“The shirt seemed heavy until he saw there was another shirt inside it, the sleeves carefully worked down inside Jack’s sleeves. It was his own plaid shirt, lost, he’d thought, long ago in some damn laundry, his dirty shirt, the pocket ripped, buttons missing, stolen by Jack and hidden here inside Jack’s own shirt, the pair like two skins, one inside the other, two in one.” — Annie Proulx, "Brokeback Mountain"
On October 13, 1997, The New Yorker published a short story by Annie Proulx. "Brokeback Mountain" would go on to become not only a watershed moment in queer literature, but in queer cinema as well—Larry McMurtry and Diana Ossanan adapted the short story into a 2005 film directed by Ang Lee, starring Heath Ledger and Jake Gyllenhaal as star-crossed lovers Ennis del Mar and Jack Twist.
Proulx was inspired by a middle-aged man sitting alone in a bar who seemed only attuned to the men playing pool, "which led her to consider the life of a typical western ranch hand who might be gay."
In writing "Brokeback," Proulx wanted to dismantle the "irresistible masculine ideal" of the American cowboy.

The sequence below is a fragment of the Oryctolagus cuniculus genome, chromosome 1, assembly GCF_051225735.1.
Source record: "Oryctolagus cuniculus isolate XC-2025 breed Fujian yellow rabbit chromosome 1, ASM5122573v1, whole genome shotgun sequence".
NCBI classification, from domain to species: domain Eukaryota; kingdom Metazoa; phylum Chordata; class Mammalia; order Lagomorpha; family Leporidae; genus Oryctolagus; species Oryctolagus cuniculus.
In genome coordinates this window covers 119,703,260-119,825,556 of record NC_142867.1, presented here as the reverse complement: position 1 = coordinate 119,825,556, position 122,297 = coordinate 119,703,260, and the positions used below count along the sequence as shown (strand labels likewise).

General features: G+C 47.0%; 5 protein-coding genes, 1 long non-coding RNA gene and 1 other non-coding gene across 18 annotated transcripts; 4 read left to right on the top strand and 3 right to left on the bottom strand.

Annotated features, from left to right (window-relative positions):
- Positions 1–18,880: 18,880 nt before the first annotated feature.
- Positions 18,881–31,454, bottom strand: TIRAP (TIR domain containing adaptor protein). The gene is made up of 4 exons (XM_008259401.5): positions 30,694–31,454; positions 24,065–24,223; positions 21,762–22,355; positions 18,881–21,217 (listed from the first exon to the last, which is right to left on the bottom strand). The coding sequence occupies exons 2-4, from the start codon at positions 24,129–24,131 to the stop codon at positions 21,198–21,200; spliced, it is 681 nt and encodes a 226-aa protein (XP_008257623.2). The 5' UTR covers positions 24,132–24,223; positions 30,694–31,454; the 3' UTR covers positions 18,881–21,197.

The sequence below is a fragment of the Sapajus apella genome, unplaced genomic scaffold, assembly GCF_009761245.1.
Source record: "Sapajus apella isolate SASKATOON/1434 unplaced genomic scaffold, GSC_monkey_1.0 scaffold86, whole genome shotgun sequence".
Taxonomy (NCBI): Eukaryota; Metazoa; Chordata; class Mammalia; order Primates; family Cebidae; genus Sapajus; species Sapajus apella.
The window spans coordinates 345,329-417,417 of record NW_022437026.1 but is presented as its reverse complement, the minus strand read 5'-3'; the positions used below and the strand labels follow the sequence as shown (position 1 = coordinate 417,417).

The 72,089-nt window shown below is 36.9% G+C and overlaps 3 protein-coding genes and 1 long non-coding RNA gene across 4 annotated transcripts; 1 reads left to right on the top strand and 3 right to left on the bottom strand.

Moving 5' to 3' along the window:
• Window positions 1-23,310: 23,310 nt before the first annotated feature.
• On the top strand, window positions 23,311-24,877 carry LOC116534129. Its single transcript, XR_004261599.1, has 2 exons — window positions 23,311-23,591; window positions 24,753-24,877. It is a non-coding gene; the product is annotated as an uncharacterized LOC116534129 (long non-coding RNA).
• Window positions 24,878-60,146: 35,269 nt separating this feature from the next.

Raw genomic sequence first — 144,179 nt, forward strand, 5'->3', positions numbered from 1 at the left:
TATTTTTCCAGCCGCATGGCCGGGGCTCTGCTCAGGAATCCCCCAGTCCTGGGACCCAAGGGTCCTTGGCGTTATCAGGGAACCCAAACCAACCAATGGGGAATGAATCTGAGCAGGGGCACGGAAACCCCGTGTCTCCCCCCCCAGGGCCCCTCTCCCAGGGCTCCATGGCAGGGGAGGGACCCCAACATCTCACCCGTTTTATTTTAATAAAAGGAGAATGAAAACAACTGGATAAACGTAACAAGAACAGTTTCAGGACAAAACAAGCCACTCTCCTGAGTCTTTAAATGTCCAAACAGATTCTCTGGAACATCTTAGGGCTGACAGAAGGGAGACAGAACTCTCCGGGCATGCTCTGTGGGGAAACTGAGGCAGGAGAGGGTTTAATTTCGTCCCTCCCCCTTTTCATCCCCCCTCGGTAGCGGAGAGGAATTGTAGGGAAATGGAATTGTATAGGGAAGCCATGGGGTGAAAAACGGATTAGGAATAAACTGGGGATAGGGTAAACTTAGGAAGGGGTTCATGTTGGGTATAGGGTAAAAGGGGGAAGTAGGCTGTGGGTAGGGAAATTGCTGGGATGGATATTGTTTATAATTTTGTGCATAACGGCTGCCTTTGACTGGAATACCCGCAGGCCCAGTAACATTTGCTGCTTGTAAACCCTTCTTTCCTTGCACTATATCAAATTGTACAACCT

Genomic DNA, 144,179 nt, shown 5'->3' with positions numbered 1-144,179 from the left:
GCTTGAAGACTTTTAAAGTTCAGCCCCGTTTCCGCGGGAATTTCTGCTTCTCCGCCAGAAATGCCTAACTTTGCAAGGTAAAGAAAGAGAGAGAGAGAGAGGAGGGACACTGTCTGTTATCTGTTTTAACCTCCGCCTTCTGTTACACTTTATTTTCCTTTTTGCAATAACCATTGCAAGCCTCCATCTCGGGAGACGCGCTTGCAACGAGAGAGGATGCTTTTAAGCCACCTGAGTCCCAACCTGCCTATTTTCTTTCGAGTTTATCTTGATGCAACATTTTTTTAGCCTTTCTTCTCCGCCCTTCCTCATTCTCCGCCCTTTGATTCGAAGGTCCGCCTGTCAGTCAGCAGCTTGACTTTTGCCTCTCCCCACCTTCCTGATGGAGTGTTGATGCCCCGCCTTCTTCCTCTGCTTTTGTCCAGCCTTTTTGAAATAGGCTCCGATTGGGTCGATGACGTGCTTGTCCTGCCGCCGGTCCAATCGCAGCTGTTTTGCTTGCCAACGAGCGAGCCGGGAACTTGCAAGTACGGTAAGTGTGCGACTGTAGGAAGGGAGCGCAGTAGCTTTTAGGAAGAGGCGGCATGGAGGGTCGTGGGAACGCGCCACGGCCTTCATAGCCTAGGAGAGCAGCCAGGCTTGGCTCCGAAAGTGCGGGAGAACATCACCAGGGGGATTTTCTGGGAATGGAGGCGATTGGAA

"For many, the cowboy image became a potent symbol of American men," Proulx told Out last year as part of a 10-year anniversary oral history of the movie. "It was this confrontation with unreality that the story wanted to show through a look at two characters living in the real world of homophobic closeting.”
"Brokeback Mountain" won an O. Henry Award and netted The New Yorker a National Magazine Award for Fiction; Proulx included a slightly expanded version of "Brokeback" in a 1999 short story collection, Close Range: Wyoming Stories, which was shortlisted for the Pulitzer Prize in Fiction a year later.
The film Brokeback Mountain also won multiple accolades, including Academy Awards for directing, original screenplay, and original score—though it lost out Best Picture to (the otherwise forgettable) Crash.
Nearly two decades after its initial publication, "Brokeback" remains vivid in the imagination. In 2014, an opera written by Charles Wuorinen with a libretto by Proulx, premiered at Madrid's Teatro Real, while a play is expected to premiere in London's West End some time this year.
These works—along with the enduring proliferation of fan fiction, fan art, and porn parodies—prove that Jack Twist was right all along: "Brokeback got us good, don't it?"